Friday Headlines, November 22, 2013
THE LATEST IN THE GEOSCIENCES
A new island off of Japan
Massive iceberg threatens shipping lanes off of Antarctica
A bit of Zen with ocean currents
Japan is a tectonically active area, replete with numerous volcanoes and deadly earthquakes. This is because of the subduction of both the Pacific and the Philippine plates below the Eurasian Plate.
Where there is subduction, there are often volcanoes in the over-riding plate. The numerous volcanoes that outline the Pacific ocean are due to subduction around nearly the entire margin of the ocean.
A new volcanic island has emerged from the sea along the fault that separates the Pacific Plate from the Philippine Plate, near and island called Nishinoshima.
The new island is about 200 meters in diameter, but is growing as the volcano continues to erupt.
On July 8 of this year, a massive piece of the Pine Island Glacier of Antarctica broke off and started drifting out to sea.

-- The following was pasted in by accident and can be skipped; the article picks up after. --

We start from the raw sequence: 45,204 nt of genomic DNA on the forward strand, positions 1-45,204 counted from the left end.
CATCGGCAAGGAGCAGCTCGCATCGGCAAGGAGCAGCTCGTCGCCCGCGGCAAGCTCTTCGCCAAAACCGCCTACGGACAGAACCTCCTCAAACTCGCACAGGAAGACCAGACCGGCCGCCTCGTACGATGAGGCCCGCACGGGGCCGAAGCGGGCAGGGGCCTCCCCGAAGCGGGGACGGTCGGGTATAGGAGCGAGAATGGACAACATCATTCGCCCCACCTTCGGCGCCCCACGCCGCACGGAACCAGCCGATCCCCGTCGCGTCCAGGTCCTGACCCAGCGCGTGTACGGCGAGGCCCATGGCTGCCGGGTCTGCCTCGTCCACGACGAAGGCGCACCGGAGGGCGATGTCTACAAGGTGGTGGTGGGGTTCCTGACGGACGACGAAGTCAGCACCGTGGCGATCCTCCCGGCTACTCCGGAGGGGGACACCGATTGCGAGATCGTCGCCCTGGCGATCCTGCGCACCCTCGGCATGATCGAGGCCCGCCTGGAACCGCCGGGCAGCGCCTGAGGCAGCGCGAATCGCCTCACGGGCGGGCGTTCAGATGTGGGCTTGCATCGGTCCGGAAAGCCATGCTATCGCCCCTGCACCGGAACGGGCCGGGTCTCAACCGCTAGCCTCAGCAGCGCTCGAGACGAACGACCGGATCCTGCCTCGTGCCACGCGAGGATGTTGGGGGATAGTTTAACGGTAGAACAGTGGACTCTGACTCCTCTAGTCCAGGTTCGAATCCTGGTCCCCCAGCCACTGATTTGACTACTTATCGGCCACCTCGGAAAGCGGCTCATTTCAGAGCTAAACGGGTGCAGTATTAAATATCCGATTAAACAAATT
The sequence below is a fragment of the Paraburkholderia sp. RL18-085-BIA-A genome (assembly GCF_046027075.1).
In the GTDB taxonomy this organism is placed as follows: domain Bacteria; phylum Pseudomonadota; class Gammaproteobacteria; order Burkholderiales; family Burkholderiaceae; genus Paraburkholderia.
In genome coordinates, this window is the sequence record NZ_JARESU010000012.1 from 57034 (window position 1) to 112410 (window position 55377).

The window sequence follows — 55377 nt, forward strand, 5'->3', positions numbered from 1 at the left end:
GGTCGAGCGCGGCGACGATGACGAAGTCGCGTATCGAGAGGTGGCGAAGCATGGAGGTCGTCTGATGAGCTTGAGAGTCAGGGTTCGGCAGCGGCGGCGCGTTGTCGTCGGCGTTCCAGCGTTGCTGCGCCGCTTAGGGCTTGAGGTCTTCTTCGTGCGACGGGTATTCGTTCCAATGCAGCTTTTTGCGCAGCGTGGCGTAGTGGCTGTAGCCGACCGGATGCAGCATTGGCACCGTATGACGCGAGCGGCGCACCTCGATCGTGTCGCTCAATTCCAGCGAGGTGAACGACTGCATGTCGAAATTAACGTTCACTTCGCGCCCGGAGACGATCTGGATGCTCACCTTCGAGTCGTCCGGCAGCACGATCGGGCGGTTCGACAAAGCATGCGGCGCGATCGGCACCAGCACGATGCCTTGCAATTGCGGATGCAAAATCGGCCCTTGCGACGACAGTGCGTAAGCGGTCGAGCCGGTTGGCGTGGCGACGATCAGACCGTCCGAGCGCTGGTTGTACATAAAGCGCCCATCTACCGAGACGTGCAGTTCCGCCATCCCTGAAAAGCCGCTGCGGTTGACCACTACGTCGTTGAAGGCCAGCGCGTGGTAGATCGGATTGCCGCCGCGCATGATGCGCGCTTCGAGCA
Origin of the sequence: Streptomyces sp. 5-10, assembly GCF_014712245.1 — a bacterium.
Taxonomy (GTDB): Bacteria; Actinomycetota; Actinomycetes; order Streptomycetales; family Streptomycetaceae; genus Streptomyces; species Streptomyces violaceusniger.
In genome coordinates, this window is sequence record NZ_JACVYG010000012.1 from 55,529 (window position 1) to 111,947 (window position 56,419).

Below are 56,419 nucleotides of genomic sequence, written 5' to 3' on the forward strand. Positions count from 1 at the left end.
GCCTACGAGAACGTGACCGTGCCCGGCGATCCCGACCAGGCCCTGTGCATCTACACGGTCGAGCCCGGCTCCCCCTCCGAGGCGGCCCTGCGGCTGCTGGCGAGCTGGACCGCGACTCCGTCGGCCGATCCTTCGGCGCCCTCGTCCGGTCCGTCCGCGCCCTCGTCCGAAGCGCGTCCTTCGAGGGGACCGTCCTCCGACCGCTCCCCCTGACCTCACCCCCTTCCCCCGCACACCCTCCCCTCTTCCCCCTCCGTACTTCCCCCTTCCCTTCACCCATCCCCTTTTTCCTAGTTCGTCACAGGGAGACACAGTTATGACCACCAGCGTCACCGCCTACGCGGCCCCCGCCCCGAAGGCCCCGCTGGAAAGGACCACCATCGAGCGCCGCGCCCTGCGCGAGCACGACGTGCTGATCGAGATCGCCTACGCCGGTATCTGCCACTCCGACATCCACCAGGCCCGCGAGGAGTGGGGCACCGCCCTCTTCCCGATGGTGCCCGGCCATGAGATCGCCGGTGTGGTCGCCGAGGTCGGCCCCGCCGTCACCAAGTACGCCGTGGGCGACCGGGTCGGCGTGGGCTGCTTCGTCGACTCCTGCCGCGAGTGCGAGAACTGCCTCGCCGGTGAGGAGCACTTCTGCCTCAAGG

This piece of ice shelf is about the size of the island of Manhattan, measuring about 720 square kilometers.
The massive iceberg is now drifting northward toward major shipping lanes in the southern hemisphere. Scientists from the Alfred Wegener Institute, the Helmholtz Certre for Polar and Marine Research are using images from TerraSAR-X, a satellite from the German Space Agency to track the path of this iceberg.
Because of its massive size, an iceberg like this could last for years depending upon where it floats. Thus it could continue to affect shipping for a long time. That it is fresh water will also affect salinity near where it melts, impacting ocean water chemistry as well.
Go read the post, then click through to see surface current sin action.
Really. You must.